The small creatures

We are not alone out here. Besides the sporadic visits of the majestic king of the arctic, the polar bear, and the vigilant flight of different types of Arctic birds, we don’t see many living creatures up here in the high north. But we, the biology team onboard Lance, know that there are tiny animals and plants out there thriving in the most unimaginable habitats.

4 scientists standing on the Arctic ice, with the research vessel Lance far in the background.

Biology team during Leg 5 and 6. Left to right: Lasse, CJ, Allison, Hanna, and Mar. Photo: Norwegian Polar Institute

We know that there are single celled algae living in the water and in the ice (they are called phytoplankton and sea ice algae). And we also know that there are small shrimp-like animals (zooplankton) that like to feed on those algae.

Since phytoplankton and sea ice algae are tiny and can’t be spotted by eye, in order to find them, we have to ask ourselves: “If I was an Arctic algae, where would I like to live? I like sunlight and nutrients (my food), and my enemies are zooplankton grazers and strong currents.

Thick ice and snow prevent sunlight from reaching the sea water, which is where the nutrients and the grazers are. Therefore, sea ice algae are usually found in higher concentrations at the bottom of the sea ice. However, during our observations on our home floes, during Leg 5 and 6, we have discovered greenish, brownish layers of algae thriving in a wide variety of environments. We found them for example in ridges and below the snow in flooded areas.

Besides sampling and measuring lots of biological parameters on these communities (how much carbon they fix, what kind of pigments they have, how much sunlight they absorb, etc.), we also interviewed them and asked them why they like to live in those peculiar environments. Here you have their answers:

Phaeocystis from the Water Column Kingdom

Phaeocystis

Phaeocystis sp. from the water column. Photo: Lasse Olsen / Norwegian Polar Institute

I am the king of the Water Column. I can grow fast even at low light conditions and I use up the abundant nutrients available. Currents move me around and sometimes I am lucky and get some extra light, if they take me to open waters, or below an open lead in the pack ice.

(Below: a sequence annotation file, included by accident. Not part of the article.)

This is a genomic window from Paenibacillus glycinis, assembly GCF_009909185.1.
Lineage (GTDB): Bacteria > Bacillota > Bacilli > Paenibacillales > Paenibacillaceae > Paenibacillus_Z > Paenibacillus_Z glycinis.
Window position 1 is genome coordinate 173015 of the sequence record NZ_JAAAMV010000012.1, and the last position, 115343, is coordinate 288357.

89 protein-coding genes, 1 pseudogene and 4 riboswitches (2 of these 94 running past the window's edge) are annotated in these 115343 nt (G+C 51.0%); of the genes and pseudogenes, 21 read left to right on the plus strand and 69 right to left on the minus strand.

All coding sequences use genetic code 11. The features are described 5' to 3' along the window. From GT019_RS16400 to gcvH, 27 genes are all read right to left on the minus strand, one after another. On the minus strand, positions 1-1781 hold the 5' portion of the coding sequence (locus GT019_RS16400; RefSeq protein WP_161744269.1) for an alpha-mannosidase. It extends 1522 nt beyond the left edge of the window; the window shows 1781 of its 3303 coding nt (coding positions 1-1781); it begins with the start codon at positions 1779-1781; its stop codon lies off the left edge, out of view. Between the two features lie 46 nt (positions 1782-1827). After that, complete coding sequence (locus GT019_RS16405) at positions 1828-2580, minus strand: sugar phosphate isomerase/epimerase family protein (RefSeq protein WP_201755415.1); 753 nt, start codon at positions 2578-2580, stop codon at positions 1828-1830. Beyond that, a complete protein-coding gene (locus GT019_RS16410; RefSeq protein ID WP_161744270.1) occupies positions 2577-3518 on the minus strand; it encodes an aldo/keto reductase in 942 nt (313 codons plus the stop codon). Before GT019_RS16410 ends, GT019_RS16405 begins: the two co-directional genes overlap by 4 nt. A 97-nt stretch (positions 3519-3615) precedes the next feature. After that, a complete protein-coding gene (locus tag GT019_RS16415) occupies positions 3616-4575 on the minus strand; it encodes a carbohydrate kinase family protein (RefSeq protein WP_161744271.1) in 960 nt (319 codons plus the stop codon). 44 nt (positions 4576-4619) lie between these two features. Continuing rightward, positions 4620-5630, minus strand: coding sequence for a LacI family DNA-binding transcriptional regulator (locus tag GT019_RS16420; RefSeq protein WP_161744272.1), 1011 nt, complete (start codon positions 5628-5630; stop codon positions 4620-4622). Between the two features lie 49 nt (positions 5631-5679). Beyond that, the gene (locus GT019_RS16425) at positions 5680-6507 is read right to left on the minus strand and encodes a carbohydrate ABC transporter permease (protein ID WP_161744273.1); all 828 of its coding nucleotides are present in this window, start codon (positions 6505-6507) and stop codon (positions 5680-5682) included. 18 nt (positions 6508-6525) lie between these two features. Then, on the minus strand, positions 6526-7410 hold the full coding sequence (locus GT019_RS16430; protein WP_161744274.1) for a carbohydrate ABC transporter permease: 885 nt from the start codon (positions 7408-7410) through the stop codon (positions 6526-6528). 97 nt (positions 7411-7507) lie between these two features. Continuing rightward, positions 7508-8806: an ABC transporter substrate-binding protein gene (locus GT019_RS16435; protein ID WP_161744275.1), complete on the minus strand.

To protect myself from grazers I form big round mucous colonies, which clog the researcher’s nets and filters.

Nitzschia from the South Ledge Kingdom

Nitzschia

Nitzschia sp. forming star-like chains. Photo: Mar Fernández-Méndez / Norwegian Polar Institute

I’m used to life in the sea ice. My long and thin shape makes me perfect for the brine channels in the sea ice. I like to grow attached to surfaces so that I can slide on them and move searching for light and nutrients.

Living at the bottom of the sea ice can be risky since strong warm water currents can erode the bottom of the ice quickly and wash me away. That’s why I decided to set up my new home in the sea ice ledges that form ridges. If I choose the right side, I’m much more protected from the currents.

Thalassiosira from the Snow Slush Kingdom

Thalassiosira

Thalassiosira sp. chain. Photo: Mar Fernández-Méndez / Norwegian Polar Institute

I usually live in the water column together with my colleague Phaeocystis. However, he’s much more efficient in taking up the nutrients and is better protected against grazers. That’s why, this year when I suddenly got infiltrated through cracks from the water column into the upper layers of the ice just below the thick snow, I found my perfect new home and I started building long chains.

The snow protects me from getting sunburnt, but I get more light than below the ice. Also, the ice gives me a good substrate to grow forming chains happily and I get nutrients from the sea water that comes up through the cracks. In addition, I’m fairly well protected against under ice grazers. What else could I ask for?

Calanus glacialis from the Under Ice Kingdom

Calanus glacialis

Calanus glacialis searching for ice algae to eat. Photo: Allison Bailey / Norwegian Polar Institute

I love eating sea ice algae, they give me the energy to reproduce, but sometimes they are hard to find since they hide in ridges or simply in the ice. The best time for me is when they fall from the ice – it’s like a rain of food. And you’re telling me there’s more of this tasty algae growing between the snow and the ice? I have to figure out how to get there…

Satellite image of the arctic ice with Lance's drift path as of 22 June 2015.

Satellite image, 22 June 2015. Photo: RADARSAT-2 © MacDonald, Dettwiler and Associates